Sunday, August 2, 2020

CRISPR-Cas9 tool: Understanding and possibility of improving gene editing.

Everything You Need to Know About CRISPR-Cas9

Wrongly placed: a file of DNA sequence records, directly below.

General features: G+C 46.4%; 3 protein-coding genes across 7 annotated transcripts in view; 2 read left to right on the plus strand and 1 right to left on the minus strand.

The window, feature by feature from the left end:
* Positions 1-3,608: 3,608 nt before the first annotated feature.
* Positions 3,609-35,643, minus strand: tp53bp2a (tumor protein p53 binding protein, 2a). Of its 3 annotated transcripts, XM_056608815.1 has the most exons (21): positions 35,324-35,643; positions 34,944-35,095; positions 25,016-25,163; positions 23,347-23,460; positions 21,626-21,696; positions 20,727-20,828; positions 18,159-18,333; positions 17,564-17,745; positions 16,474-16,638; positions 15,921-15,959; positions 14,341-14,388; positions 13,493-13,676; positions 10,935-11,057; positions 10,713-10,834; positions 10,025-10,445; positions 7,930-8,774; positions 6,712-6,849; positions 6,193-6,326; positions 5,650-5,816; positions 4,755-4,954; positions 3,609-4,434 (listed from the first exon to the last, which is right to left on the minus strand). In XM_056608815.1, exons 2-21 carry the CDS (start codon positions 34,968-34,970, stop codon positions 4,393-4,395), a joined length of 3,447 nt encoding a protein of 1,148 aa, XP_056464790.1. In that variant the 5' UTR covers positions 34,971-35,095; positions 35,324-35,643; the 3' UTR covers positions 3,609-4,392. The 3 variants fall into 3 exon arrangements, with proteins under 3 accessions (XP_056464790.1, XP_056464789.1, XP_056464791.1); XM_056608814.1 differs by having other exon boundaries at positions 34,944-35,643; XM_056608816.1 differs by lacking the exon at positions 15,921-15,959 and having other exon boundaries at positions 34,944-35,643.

CRISPR is a family of DNA sequences found in the genomes of prokaryotic organisms such as bacteria and archaea. These sequences are derived from DNA fragments of bacteriophages that had previously infected the prokaryote. They are used to detect and destroy DNA from similar bacteriophages during subsequent infections. Researchers at the University of California, Berkeley were able to obtain the first 3D structure of the base editor that is able to bind to the DNA. "A base editor is a type of Cas9 fusion protein that employs a partially deactivated Cas9 -- its snipping shears are disabled so that it cuts only one strand of DNA -- and an enzyme that, for example, activates or silences a gene, or modifies adjacent areas of DNA. Because the new study reports the first structure of a Cas9 fusion protein, it could help guide the invention of myriad other Cas9-based gene-editing tools".[1] CRISPR-Cas9 was used to target enzyme regions to manipulate genes. David Liu of Harvard University combined a Cas9 with another bacterial protein to allow the surgically precise replacement of one nucleotide with another. With this finding scientist were able to modify the base editor called ABE8e which was much faster.

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